Louisiana Aggravated Battery Not Categorically § 2L1.2 COV Because It Includes Administering Poison
Herrera-Alvarez was convicted of illegal reentry and had a prior Louisiana conviction for aggravated battery under Louisiana Revised Statutes section 14:34. The panel determines that section 14:34 as a whole is not categorically a § 2L1.2 crime of violence (“COV”) because it “criminalizes aggravated batteries committed by administering poison, which does not necessarily entail the use of destructive or violent physical force.”
However, under the modified categorical approach, Herrera-Alvarez’s aggravated battery conviction is a COV. Under Louisiana law, “[b]attery is the intentional use of force or violence upon the person of another; or the intentional administration of a poison or other noxious liquid or substance to another.” Herrera-Alvarez’s charging document specifically said that he committed aggravated battery with a dangerous weapon, to wit: a knife, thereby excluding the possibility that the aggravated battery was committed by means of poisoning.
The panel reasons that the touching of an individual with a deadly weapon is a sufficient threat of force to qualify as a COV. Thus, Herrera-Alvarez’s conviction is a COV because it necessarily contains, as an element, the use, attempted use, or threatened use of force by requiring both physical contact and the use of a dangerous weapon used in a manner calculated or likely to produce death or great bodily harm. The panel affirmed the 16-level enhancement and rejected Herrera-Alvarez’s arguments that the statute only requires offensive touching and that the offense can be committed while merely possessing the dangerous weapon, not touching an individual with it.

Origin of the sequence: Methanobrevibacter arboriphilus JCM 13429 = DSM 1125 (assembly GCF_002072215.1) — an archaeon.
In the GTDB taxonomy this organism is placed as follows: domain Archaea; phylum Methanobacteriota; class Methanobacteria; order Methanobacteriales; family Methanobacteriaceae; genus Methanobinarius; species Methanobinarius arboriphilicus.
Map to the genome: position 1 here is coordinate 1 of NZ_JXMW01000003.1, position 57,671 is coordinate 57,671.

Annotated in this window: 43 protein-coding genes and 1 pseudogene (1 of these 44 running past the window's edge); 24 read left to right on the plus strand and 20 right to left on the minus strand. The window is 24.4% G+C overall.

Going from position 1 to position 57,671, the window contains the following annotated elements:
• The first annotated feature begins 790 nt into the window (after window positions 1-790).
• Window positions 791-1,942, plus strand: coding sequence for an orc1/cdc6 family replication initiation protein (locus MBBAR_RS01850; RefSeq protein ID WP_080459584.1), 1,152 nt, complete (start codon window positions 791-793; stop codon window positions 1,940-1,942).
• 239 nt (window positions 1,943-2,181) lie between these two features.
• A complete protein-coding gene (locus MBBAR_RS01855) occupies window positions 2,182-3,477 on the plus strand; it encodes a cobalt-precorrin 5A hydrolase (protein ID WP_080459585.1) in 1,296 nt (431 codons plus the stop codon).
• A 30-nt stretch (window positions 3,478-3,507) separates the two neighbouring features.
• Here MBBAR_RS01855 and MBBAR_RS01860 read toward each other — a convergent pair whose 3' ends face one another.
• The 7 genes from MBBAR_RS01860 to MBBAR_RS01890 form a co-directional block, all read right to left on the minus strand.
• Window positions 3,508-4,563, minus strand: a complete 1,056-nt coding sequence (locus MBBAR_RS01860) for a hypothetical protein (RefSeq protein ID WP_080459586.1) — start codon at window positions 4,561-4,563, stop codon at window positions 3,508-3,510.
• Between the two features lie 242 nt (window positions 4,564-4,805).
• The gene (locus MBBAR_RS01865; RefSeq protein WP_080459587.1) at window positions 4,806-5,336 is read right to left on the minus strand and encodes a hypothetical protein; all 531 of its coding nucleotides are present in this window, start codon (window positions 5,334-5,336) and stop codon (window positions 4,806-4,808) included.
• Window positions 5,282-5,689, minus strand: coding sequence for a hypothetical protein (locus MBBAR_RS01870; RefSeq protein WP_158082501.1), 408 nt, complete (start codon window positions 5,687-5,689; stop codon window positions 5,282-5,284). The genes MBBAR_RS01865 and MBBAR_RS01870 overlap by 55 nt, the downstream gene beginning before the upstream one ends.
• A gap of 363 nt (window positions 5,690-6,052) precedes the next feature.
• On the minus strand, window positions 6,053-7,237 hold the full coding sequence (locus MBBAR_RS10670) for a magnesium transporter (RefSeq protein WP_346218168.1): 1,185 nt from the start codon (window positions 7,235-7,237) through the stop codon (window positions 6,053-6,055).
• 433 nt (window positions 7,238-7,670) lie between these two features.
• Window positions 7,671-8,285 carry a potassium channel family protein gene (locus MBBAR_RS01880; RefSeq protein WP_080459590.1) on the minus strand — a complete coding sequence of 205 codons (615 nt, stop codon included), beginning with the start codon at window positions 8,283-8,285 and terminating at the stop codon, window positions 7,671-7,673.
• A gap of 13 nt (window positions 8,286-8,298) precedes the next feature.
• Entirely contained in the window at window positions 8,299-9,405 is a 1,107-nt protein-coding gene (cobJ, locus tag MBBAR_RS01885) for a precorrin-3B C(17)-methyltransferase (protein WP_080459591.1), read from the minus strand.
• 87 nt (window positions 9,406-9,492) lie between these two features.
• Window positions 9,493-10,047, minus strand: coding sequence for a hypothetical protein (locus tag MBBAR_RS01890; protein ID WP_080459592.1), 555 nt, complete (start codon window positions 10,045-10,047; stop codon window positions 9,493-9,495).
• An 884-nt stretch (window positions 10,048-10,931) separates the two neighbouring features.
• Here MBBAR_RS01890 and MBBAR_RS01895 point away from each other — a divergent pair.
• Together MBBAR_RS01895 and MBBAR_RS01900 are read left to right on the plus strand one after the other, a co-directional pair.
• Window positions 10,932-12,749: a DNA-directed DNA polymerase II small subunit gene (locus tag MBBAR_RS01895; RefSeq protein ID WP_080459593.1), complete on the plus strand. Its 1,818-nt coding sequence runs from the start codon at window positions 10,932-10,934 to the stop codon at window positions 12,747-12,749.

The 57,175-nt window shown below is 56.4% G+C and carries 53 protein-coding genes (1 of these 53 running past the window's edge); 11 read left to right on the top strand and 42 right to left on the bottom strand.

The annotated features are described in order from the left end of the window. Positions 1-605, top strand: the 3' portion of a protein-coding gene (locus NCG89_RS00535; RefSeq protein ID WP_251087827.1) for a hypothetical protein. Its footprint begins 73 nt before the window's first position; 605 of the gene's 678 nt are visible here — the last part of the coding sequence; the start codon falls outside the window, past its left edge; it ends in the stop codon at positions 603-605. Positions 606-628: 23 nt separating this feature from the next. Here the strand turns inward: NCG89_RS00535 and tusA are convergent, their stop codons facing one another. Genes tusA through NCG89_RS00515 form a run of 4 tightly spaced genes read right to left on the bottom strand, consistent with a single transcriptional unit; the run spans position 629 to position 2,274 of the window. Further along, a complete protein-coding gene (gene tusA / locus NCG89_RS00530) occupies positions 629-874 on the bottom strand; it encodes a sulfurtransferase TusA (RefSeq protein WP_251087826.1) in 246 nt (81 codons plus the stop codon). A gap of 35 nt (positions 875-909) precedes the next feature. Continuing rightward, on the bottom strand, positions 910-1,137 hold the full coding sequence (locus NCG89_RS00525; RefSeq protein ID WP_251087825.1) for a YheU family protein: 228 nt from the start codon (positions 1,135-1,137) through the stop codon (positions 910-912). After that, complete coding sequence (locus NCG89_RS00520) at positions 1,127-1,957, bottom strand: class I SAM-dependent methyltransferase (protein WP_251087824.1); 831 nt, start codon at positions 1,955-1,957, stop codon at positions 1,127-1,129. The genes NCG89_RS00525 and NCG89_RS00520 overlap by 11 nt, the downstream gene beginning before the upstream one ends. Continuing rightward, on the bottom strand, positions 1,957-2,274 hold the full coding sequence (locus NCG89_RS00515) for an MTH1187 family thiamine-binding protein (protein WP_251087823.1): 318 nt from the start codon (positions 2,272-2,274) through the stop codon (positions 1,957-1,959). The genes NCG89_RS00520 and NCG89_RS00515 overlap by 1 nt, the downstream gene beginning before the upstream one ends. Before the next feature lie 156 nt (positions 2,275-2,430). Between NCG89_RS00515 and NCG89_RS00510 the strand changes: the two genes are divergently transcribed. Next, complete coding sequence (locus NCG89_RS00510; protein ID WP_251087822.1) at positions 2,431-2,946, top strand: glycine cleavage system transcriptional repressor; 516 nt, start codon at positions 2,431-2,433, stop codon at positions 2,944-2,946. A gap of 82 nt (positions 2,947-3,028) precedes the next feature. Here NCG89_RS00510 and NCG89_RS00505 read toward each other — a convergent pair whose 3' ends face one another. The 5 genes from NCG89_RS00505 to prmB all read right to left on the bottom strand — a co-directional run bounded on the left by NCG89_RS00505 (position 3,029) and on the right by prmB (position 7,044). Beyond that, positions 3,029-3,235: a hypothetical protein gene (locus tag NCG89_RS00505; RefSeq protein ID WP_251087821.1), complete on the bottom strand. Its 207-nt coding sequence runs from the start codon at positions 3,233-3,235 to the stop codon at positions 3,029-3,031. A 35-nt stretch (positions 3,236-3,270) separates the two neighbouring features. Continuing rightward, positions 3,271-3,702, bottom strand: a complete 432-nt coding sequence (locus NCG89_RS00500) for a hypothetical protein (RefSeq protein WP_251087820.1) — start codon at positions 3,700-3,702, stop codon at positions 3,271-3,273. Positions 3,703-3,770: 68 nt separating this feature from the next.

As a side note, the panel also explains why the instant case was not controlled by decisions finding that Louisiana aggravated battery is a COV under § 4B1.2(a) and a “serious violent felony” for purposes of 18 U.S.C. § 3559(c). The panel explains that there is a “salient statutory distinction among the statutes and Guidelines provisions at issue,” so the other precedent does not control the § 2L1.2 determination. For example, Louisiana aggravated battery is a COV under the residual clause of § 4B1.2(a) because it involves conduct that presents “a serious potential risk of physical injury to another’ and is “purposeful, violent, and aggressive.” Section 2L1.2, however, does not have a comparable residual clause. This is an important reminder to be sure to address the correct COV definition when analyzing and researching a COV issue because it can make a difference.